Glucosamine, often recommended for joint pain, is one of the most popular supplements on the market. And considering the health concerns recently associated with nonsteroidal anti-inflammatory medications, I thought it would be worth looking into whether glucosamine lives up to the hype.
BACKGROUND. Glucosamine and chondroitin are often combined together and are used to treat osteoarthritis (OA), which occurs when cartilage covering the end of the bone near the joint breaks down. OA affects the knees, backs, hips, hands and feet of more than 21 million people over age 45. And, according to Roland W. Moskowitz, professor of medicine at Case Western Reserve University's Arthritis Translational Research Program, about 90 percent of the population will suffer from OA by age 75.
WHAT IS IT? Glucosamine and chondroitin sulfate are both found naturally in the body. Glucosamine is a form of amino monosaccharide (sugar) believed to play a role in cartilage formation and repair. Chondroitin sulfate is part of a large protein molecule that provides cartilage elasticity. The glucosamine and chondroitin in supplements are extracted from animal tissue: glucosamine from crab, lobster or shrimp shells, and chondroitin sulfate from animals such as sharks.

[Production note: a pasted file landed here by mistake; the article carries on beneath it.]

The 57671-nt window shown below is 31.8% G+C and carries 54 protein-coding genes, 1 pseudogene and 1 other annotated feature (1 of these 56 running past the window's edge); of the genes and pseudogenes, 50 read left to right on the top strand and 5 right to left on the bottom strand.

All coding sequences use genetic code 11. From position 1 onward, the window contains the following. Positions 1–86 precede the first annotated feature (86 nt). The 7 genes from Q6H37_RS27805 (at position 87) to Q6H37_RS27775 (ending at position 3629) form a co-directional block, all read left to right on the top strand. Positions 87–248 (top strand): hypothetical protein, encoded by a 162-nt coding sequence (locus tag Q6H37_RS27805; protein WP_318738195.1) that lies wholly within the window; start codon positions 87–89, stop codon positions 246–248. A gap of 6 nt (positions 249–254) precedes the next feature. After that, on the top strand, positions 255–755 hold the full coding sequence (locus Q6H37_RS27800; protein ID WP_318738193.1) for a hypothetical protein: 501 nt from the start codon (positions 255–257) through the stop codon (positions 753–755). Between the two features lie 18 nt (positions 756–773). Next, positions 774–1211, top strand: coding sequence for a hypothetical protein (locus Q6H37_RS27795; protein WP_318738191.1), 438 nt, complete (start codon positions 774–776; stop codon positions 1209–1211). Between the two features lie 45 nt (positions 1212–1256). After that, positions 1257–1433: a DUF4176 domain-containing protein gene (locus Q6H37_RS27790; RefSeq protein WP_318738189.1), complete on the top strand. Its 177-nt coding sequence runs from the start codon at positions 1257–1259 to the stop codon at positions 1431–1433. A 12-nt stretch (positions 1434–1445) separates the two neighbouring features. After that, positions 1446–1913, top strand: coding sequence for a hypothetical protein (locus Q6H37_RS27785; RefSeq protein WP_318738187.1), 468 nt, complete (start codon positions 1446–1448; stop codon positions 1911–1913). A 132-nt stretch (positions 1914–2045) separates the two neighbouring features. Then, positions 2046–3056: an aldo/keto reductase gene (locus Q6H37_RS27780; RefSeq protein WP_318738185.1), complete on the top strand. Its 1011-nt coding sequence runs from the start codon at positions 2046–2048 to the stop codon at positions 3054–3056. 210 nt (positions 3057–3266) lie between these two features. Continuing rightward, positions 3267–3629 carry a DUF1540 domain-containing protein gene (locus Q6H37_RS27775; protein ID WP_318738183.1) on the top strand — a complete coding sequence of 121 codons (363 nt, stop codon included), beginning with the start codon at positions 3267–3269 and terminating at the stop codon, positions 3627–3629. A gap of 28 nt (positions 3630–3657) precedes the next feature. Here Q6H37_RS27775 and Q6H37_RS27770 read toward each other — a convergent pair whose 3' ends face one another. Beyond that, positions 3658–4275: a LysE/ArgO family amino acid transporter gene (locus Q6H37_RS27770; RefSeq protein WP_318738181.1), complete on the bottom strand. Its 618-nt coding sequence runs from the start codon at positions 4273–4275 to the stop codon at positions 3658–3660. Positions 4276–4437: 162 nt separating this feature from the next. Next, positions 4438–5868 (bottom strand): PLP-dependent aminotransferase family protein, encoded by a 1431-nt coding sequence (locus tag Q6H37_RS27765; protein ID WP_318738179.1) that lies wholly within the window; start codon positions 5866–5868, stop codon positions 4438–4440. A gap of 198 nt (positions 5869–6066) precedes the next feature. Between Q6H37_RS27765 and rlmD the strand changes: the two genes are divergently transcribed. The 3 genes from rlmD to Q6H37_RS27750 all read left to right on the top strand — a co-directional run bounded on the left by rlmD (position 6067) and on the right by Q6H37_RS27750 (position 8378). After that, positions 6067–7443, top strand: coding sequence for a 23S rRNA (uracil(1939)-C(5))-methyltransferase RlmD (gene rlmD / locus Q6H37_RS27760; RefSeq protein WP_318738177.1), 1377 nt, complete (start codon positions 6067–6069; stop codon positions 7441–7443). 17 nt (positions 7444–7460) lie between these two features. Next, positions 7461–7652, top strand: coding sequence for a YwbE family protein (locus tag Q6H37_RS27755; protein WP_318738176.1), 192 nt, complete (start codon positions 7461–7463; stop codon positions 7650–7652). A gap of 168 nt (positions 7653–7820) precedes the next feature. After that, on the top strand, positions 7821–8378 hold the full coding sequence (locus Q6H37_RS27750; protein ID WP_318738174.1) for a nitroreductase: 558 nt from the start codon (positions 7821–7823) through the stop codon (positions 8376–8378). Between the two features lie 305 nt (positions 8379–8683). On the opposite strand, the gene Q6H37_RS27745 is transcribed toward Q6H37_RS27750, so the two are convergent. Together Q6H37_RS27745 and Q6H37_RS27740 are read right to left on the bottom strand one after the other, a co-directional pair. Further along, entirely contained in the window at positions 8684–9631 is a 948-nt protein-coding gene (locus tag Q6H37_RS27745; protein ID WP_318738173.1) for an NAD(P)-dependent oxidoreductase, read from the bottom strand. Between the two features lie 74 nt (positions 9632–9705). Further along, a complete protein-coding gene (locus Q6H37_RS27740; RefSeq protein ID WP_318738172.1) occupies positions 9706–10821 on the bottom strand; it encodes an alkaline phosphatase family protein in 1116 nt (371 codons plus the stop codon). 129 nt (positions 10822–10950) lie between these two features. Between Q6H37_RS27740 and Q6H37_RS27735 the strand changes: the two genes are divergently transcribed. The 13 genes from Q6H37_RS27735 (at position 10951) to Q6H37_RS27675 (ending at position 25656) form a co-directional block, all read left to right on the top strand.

HOW IT WORKS. Glucosamine is believed to stimulate and repair joint cartilage, ease pain and slow deterioration. Chondroitin fights harmful enzymes that destroy cartilage and helps surviving cartilage retain water and elasticity. Most research, however, is focused on glucosamine.
Although many experts say the specifics of how it works aren't known, Jean-Yves Reginster, director of the World Health Organization Collaborating Center for Public Health Aspects of Rheumatic Diseases, claims, "Glucosamine has been shown to reverse several of the negative effects of interleukin-1 (IL-1) on the joints. IL-1 promotes both joint inflammation and joint destruction."
DOES IT WORK? According to Reginster, the original crystalline glucosamine sulfate 1,500-milligram once-a-day formulation, approved as a prescription drug in Europe and available as a supplement in the United States, "has been shown to be effective (in treating osteoarthritis of the knee) in two separate long-term clinical trials of three years' duration. Besides symptom control, these two trials showed that the compound was able to delay the joint structural changes. This would allow glucosamine sulfate to be possibly classified as the first disease-modifying agent in osteoarthritis."
In a key review completed by the Arthritis Center, Boston University School of Medicine and reported in the Journal of the American Medical Association, the authors analyzed all available glucosamine studies, concluding, "Trials of glucosamine and chondroitin preparations for OA symptoms demonstrate moderate to large effects, but quality issues and likely publication bias suggest that these effects are exaggerated. Nevertheless, some degree of efficacy appears probable for these preparations."